Ad Blocking, iAd and the Advertising Revolution
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Late last week Apple announced the end of it’s iAd App Network, the service that aimed to incorporate ads into apps seamlessly. Unfortunately, app designers didn’t embrace the service and left it ended up leaving a hole in Apple’s pocket. But what does it mean for digital advertising? With Adblock Plus being uninvited from the Interactive Advertising Bureau conference and news of IOS9’s allowing adblocker spawning hundreds of thought pieces, we look at the increasingly confusing situation for publishers, consumers and advertisers alike.

Whether it be on a phone or desktop, blocking adverts is leaving people feeling a bit torn. The applications give consumers a solution but is giving publishers a problem. TechCruch write

“By blocking ads, you are depriving content publishers (like us, hello!) of advertising income and insights into what readers want.”

To which many would respond, “Yeah, but adverts are just, ugh”. And that’s funny to me because on other mediums (like TV or print magazines) we’re not too bothered about adverts, but when we’re online we think it’s almost our right to remove adverts. I think it’s useful to state now that I’m still undecided how to feel on using Adblock (even though I’m using it right now), and in doing so trying to be unbias as possible. But after all, we all want a faster, cleaning internet experience, right? Everyone but publishers apparently.

Currently, only two UK publishers have tried to tackle the problem, that is they’ve straight up banned individuals from using it, but how many more websites and publishers will block ad blocker (oh, the irony). The “You can’t block us, we’ll block you!” mentality isn’t only native, it’s shortsighted. Developers will create proxies to overcome blocks, so why can’t we find a happy medium for consumers and publishers? The solution might be as simple as paying for content. While it might not be available in the UK yet YouTube Red, the paid subscription service, was set up to counter ad blocking and it looks like it could succeed. After all, millennials will pay for content (see below).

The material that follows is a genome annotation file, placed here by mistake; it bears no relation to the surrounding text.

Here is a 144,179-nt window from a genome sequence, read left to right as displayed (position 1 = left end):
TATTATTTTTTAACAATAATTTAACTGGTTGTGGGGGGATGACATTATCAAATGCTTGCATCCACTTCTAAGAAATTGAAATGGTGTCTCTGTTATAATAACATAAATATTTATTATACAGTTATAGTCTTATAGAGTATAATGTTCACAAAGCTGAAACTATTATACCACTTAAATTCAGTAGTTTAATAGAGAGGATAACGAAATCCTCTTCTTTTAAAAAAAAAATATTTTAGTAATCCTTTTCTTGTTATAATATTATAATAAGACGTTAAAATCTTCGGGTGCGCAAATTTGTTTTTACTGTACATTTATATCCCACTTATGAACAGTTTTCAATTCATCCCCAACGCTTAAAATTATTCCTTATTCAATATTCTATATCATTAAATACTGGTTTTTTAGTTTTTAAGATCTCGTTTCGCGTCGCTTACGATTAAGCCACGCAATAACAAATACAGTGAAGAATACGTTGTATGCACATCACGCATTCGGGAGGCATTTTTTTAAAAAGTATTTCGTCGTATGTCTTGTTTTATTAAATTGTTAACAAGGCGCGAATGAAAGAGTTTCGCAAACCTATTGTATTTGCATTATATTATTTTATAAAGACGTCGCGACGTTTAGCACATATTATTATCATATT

ad blocking

Whether you think ad blocking is a genius or evil application you have to acknowledge it’s benefits and the fact it’s not going away. As ad blocking apps fill the app store charts and companies installing ad blocker as standard in their devices we as consumers need to think about how we want to tackle this. It’s a short term fix but turning off ad blocker when accessing a site you like sends a big sign to publishers. It’s not a fix to the situation, but as publishers struggle to create high-quality content without ad revenue the gesture will help. The reason why there are multiple thought pieces on this topic is because I don’t think anyone knows the answer. Even Marco Arment, the designer of ad blocking app Peace, pulled his app from the store and stated,

“Ad blockers come with an important asterisk: while they do benefit a ton of people in major ways, they also hurt some, including many who don’t deserve the hit.”

It’s an important thing to remember when using ad blockers, but until there is a solution I, and hundreds of thousands more, will continue to use the applications.

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